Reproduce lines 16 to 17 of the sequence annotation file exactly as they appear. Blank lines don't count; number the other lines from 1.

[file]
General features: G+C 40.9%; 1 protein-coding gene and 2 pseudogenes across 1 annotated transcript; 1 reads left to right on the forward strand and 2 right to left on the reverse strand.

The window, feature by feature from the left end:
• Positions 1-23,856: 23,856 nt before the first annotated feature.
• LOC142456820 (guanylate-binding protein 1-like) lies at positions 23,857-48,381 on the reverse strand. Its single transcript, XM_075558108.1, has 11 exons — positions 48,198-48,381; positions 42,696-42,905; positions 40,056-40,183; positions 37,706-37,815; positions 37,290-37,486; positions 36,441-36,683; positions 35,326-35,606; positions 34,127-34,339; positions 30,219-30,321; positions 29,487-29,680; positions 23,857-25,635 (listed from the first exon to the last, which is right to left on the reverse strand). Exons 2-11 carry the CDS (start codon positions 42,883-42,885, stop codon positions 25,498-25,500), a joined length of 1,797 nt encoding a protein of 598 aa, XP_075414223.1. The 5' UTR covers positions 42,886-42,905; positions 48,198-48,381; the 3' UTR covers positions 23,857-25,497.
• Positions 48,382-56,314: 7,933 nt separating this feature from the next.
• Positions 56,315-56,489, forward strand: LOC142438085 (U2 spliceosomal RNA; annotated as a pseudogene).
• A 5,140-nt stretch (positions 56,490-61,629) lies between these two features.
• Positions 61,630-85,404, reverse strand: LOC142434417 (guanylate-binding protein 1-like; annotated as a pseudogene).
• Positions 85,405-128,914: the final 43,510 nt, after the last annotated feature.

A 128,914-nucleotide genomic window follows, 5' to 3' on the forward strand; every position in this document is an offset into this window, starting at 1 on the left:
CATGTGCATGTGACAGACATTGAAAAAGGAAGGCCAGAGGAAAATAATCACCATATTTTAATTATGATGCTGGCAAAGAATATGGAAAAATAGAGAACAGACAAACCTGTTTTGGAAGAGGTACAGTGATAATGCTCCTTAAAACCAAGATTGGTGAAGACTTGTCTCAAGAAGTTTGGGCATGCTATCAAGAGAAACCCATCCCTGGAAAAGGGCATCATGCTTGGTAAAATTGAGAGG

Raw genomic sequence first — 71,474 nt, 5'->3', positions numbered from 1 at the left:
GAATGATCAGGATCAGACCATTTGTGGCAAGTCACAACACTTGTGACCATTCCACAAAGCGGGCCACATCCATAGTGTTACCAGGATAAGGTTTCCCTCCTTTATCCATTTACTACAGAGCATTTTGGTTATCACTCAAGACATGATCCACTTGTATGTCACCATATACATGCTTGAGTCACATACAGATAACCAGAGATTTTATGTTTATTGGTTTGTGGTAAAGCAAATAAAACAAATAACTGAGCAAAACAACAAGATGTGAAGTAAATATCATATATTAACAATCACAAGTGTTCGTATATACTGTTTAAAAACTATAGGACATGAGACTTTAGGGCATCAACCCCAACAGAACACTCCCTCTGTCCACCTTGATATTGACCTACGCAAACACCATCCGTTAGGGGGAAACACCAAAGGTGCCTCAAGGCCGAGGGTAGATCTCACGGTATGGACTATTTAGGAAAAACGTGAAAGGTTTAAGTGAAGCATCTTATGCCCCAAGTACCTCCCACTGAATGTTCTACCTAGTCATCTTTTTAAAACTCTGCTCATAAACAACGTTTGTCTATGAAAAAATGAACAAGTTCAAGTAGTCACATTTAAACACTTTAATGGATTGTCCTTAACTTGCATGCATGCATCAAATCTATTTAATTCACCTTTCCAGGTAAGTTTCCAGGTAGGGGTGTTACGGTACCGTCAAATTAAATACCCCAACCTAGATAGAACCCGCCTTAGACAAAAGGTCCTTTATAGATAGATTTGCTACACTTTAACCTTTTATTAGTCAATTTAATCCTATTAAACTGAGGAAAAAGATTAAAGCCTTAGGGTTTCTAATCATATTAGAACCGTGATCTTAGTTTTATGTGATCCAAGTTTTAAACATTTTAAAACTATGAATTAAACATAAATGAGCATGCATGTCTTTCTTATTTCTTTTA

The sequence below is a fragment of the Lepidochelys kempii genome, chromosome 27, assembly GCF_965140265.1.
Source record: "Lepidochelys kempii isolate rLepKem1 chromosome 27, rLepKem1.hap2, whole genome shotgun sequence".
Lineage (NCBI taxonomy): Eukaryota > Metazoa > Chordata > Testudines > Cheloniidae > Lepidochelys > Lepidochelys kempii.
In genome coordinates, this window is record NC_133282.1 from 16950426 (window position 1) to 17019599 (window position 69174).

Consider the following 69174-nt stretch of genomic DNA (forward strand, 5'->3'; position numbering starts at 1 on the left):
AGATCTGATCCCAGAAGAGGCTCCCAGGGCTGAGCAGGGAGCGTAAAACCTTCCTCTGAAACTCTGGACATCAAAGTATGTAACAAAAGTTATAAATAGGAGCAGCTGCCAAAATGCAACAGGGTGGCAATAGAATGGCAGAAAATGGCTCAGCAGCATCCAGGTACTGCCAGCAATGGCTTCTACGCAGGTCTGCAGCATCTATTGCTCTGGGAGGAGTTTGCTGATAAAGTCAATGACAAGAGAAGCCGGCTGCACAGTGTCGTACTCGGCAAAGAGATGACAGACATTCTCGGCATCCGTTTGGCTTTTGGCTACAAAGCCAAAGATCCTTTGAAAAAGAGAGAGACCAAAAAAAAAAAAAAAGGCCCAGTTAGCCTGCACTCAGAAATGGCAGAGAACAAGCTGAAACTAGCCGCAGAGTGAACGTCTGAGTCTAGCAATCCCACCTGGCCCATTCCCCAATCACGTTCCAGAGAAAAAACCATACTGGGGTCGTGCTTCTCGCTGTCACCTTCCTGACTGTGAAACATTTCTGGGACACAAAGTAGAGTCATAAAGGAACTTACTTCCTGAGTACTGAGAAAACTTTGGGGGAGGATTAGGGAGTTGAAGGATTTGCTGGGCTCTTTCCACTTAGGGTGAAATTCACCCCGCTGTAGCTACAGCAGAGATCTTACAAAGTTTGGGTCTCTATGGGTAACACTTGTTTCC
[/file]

Lineage (NCBI taxonomy): Eukaryota > Metazoa > Chordata > Testudines > Cheloniidae > Lepidochelys > Lepidochelys kempii.
In genome coordinates, this window is record NC_133282.1 from 16950426 (window position 1) to 17019599 (window position 69174).